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Syringes for Clinical Trials

June 24, 2014
Today’s pharmaceutical and biotechnology companies are under pressure to remain competitive. To do so, they require innovative approaches to manage drug development, particularly early development work. Any competitive advantage in the development process is highly prized – and one approach is to begin the development of the compound in a prefilled syringe earlier in the process, rather than later.

Traditionally, biopharmaceutical companies have almost exclusively used vials in drug development. There are good reasons for this: vials are “well-known” and the initial set-up work is far simpler than for syringe development. Vials also make sense for dose-ranging studies. Thus, given the high cost of drug development, avoiding added costs and complexity in the early stages is a logical choice.

Recently, however, more progressive companies have looked beyond the traditional methods of drug delivery in clinical phases, generating strong growth in the global prefilled syringe market. This is expected to continue, given the increasing emphasis on biologic drugs and other compounds suited to syringes. The trend is also affected by the greater patient-friendliness (especially in cases of caregiver administration) at both the clinical trial and market stage. Companies are realizing that a user-friendly system may enhance the appeal of a trial, making it easier to recruit both patients and medical clinics. Prefilled syringes also contribute to patient compliance and consistency.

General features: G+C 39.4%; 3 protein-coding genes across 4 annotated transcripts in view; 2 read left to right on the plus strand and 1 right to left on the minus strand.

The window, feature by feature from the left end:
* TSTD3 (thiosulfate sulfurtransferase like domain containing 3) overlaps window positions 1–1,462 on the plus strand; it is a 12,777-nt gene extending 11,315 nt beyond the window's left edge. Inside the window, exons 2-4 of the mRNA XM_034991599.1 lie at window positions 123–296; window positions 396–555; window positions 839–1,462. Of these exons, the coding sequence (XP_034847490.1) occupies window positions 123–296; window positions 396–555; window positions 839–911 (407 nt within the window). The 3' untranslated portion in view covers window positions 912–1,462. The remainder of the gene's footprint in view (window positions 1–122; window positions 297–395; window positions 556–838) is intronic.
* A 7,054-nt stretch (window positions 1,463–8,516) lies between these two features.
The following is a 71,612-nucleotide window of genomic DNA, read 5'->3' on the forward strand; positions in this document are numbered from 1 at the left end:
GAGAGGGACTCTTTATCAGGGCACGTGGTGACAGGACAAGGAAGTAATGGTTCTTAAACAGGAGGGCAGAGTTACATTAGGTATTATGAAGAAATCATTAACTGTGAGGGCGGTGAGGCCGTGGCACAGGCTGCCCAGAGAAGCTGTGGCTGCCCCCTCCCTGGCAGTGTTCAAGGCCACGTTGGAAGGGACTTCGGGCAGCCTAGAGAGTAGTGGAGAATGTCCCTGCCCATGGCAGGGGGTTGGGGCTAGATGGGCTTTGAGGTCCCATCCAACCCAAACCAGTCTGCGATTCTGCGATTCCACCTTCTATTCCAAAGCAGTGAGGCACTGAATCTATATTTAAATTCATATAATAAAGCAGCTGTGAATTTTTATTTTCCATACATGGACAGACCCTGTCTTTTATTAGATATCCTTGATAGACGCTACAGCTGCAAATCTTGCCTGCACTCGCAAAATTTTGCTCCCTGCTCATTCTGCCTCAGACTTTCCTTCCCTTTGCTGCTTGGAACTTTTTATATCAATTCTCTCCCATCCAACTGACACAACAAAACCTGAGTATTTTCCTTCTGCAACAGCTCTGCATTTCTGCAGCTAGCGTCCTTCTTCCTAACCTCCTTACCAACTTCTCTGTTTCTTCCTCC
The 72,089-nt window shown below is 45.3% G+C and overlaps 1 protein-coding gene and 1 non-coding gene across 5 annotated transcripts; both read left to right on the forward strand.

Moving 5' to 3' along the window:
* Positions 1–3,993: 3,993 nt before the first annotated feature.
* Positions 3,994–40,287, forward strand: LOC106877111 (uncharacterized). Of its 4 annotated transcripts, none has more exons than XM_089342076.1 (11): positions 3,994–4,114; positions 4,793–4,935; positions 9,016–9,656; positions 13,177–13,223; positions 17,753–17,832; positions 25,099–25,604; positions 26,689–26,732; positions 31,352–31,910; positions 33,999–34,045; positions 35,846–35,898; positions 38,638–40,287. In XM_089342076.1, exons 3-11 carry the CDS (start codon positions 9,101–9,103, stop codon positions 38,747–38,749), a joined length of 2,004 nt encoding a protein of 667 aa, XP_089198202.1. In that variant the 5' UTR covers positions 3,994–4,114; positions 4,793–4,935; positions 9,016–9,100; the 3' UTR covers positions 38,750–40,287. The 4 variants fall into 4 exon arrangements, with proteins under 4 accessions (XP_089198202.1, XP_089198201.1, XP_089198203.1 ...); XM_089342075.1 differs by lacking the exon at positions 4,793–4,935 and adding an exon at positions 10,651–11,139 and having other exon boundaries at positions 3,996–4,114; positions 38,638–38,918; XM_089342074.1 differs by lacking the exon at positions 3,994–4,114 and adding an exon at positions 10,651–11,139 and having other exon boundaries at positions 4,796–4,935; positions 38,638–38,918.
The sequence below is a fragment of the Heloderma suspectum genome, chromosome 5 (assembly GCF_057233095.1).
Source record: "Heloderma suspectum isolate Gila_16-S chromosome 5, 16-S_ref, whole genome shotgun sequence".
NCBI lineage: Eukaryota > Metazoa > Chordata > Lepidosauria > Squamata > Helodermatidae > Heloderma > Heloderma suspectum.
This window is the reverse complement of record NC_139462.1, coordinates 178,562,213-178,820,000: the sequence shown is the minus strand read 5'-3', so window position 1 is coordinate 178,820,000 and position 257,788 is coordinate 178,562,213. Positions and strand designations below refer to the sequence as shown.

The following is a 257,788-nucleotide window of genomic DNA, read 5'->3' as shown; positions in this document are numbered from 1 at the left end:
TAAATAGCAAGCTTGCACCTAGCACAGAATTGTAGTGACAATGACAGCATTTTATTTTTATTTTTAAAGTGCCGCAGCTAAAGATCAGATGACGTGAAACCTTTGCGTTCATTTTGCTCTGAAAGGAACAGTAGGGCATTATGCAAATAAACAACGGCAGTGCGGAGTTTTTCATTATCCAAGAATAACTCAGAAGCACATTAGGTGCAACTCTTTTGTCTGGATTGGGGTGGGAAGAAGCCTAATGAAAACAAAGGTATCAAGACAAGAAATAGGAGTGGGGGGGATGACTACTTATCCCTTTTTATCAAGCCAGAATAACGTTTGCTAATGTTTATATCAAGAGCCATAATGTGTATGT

There is a further benefit: companies that start syringe development earlier, in full or in parallel with vial development, can cut transition time by as much as 18 months. This shift in planning and execution can ensure an immediate start with the advanced primary packaging device, and can result in a fast and flawless market entry to generate an earlier return on investment. With more and more biologics competing in the same therapeutic space, launching directly in a syringe can differentiate the product from the competition, offering an advantage that other companies will find difficult to beat.

Partnering with a Contract Development and Manufacturing Organization can also make it easier and faster to execute syringe development earlier in the development process. A strong partner, equipped with the necessary experience in this field can help design a robust development process that meets the compounds specific requirements, and mirrors commercial production for a smooth scale-up to subsequent large-scale production from the very start.


Paul Nelles Vice President Vetter Pharma-Fertigung GmbH & Co. KG’Ravensburg, Germany